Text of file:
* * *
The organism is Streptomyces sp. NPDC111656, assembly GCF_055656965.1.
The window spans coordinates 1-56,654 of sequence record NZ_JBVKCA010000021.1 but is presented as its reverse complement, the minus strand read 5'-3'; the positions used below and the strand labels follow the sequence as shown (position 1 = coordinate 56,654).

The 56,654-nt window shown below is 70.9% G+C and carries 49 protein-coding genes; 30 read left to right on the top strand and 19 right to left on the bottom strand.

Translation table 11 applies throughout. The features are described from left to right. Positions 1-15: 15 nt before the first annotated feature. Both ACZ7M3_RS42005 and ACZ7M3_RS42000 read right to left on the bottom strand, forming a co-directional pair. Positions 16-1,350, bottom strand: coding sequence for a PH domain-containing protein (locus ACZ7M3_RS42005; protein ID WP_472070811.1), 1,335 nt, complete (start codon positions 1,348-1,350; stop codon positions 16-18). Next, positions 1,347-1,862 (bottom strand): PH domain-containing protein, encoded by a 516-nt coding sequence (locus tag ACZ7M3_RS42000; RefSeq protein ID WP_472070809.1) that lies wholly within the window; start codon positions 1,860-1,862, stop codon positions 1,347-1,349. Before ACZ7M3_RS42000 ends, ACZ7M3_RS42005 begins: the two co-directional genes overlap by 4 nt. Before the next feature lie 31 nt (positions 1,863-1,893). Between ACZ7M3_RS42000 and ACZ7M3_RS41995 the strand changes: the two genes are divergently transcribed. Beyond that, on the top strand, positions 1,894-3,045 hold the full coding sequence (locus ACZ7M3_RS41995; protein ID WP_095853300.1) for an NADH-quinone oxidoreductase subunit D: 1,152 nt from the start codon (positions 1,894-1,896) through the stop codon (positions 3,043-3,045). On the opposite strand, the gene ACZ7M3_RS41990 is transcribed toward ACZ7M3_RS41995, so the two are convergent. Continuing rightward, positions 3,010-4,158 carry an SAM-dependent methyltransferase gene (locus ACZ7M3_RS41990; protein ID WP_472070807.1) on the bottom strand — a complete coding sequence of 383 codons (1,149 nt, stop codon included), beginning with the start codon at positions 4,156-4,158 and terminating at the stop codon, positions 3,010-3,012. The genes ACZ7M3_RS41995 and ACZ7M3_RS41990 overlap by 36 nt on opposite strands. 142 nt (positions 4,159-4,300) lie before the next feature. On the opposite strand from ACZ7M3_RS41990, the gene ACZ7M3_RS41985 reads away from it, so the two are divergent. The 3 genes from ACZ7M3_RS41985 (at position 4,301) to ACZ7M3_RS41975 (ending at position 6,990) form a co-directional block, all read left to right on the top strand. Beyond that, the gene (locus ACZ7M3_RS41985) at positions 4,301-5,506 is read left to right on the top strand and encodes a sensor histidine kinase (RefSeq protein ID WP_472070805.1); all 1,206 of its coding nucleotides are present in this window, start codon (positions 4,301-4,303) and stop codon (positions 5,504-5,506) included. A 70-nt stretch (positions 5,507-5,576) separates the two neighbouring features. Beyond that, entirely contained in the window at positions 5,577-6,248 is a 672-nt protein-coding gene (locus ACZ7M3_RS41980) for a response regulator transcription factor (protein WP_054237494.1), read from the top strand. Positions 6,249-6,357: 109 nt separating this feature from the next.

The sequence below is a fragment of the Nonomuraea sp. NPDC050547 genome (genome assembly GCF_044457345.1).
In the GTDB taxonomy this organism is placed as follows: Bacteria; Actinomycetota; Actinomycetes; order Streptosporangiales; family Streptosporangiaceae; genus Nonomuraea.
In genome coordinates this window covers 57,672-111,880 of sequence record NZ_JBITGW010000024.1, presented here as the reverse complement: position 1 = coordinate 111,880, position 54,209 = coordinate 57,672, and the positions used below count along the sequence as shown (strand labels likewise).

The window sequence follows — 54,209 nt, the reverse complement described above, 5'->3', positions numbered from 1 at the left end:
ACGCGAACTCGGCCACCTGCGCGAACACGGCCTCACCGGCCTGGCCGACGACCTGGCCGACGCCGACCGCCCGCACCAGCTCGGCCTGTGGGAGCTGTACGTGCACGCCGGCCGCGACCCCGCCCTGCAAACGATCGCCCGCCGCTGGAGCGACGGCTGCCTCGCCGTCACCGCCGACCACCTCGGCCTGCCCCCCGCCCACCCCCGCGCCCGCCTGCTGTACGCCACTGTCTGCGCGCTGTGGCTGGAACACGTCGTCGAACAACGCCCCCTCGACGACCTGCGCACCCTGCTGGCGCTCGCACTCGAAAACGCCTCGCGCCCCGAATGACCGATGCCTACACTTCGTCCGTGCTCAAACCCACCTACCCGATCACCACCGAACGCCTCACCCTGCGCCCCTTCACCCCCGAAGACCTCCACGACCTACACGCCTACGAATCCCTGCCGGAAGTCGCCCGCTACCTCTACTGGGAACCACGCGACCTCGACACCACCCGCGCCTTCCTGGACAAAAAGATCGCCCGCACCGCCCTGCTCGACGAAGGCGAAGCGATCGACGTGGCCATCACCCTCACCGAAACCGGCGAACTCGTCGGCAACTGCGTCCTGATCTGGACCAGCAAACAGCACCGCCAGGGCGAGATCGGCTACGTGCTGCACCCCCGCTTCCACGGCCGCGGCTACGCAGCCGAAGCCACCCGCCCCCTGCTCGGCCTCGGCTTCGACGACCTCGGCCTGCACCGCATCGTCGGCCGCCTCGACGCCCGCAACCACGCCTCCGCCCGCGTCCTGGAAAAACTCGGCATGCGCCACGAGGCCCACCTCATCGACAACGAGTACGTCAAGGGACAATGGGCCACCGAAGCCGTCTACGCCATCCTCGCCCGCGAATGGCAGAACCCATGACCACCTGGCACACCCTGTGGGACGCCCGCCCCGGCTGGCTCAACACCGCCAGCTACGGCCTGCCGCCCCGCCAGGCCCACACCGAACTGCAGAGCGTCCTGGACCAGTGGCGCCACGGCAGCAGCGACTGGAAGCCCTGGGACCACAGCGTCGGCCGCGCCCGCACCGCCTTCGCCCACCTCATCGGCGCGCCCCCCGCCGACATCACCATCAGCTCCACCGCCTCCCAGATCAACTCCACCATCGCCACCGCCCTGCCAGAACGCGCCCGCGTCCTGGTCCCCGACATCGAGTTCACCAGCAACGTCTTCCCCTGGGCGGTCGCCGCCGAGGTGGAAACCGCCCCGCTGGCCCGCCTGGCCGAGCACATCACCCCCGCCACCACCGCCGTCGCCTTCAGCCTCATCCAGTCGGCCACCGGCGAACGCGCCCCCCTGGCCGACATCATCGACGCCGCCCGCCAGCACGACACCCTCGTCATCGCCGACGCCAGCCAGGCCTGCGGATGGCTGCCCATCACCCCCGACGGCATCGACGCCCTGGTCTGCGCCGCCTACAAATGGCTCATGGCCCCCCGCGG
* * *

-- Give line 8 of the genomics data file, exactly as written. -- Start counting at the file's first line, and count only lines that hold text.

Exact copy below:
The window sequence follows — 54,209 nt, the reverse complement described above, 5'->3', positions numbered from 1 at the left end: